Fronted by songwriter Jacob Scott, Pale Seas are undoubtedly one of Southampton’s brightest hopes. After releasing EP Places To Haunt to impressive acclaim, the band will be returning to the Isle Of Wight to finalise their debut album this month. Of the eleven or so strong tracks, ‘My Own Mind’, originally undersold as a B-side, should be “the one that will stand the test of time.” Visa permitting, they’ll then take on South by South West in March, before touring with the release of the album.
Describing their sound as “psych folk with a tinge of dream pop”, there’s a clear identity to their music, yet a yearning to still sound more like themselves remains. This authentic expression drives a pursuit to look back in sixty years and be proud of, something they hope “people will eventually show to their kids.”
There’s a cool serenity to both Scott and the band’s music, which he suspects grew from his Netley origins, where he would pass the still sea each day to and from school. While the washy, soothing and reverb soaked sound was nurtured at home, the loneliness of his London residence developed an introspective set of lyrics.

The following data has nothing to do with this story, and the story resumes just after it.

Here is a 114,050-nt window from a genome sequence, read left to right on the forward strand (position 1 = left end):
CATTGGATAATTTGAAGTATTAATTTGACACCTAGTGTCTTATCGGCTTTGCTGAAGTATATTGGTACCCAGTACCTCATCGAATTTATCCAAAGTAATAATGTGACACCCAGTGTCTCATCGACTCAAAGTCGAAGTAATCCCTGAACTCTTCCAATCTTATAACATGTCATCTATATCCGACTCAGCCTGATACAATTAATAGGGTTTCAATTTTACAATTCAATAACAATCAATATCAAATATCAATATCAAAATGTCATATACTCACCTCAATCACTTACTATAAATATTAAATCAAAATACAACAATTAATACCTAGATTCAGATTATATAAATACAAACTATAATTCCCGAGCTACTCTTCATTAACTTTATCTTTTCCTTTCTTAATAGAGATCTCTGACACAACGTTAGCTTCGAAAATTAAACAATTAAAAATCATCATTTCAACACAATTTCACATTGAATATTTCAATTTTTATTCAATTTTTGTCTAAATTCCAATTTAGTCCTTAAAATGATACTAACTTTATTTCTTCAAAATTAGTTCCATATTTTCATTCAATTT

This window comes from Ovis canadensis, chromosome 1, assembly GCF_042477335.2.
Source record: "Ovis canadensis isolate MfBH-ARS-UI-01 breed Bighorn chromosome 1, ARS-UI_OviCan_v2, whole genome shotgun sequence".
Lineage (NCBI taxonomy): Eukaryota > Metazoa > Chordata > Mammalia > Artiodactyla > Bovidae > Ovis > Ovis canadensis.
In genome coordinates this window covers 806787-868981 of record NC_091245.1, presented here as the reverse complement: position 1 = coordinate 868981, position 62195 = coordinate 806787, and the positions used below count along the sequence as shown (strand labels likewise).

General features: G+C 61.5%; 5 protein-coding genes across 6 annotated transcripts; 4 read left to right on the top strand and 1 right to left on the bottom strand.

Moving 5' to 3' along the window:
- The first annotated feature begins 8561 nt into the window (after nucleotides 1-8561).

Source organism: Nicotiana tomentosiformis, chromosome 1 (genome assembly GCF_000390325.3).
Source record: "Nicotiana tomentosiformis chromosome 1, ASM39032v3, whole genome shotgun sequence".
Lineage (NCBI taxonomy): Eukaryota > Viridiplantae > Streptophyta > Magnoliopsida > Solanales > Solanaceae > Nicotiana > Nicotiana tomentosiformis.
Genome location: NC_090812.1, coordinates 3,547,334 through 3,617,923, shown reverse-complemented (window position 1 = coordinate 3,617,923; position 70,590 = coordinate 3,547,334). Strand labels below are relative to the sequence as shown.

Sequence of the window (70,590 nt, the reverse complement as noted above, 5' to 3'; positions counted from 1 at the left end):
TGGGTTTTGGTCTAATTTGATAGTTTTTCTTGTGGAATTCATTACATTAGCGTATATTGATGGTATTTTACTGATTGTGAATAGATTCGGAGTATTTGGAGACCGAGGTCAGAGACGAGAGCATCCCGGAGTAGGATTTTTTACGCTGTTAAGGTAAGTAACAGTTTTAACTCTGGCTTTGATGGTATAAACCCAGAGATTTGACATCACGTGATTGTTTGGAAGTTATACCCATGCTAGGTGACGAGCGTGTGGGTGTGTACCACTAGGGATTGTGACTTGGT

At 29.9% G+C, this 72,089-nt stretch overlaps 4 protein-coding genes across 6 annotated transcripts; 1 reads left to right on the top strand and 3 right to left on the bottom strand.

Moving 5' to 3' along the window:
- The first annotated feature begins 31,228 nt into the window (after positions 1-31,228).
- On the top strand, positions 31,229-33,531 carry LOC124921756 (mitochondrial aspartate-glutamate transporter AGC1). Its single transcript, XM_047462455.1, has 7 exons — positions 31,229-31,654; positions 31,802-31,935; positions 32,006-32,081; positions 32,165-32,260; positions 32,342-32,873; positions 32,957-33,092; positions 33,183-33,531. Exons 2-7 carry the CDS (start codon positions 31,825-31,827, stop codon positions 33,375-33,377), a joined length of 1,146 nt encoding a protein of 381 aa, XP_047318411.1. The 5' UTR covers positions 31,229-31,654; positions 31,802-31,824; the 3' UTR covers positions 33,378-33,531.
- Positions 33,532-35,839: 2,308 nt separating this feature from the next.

Aided by the inspiration of working in a record shop, the writing has been inspired by Gene Clark, Karen Dalton and Jim Sullivan to name a few. From other influences like Daniel Johnston and Elliot Smith, Scott explains the sadder songs “are the ones that I relate to, and understand.” As the songwriter, he finds nocturnal writing sessions bring a “heightened sense of awareness” usually resulting in working until it’s light outside. Songs like the brilliant ‘Evil Is Always One Step Behind’ are scribbled onto Tesco receipts and transformed into songs that have convinced The War On Drugs and The Lemonheads to take notice.
As a south coast band, they’re proud to be a part of an emerging scene. “It’s changing in Southampton, it’s starting to work out its identity – right now it’s the perfect place for a band to start out.”
Photo: Hollie Fernando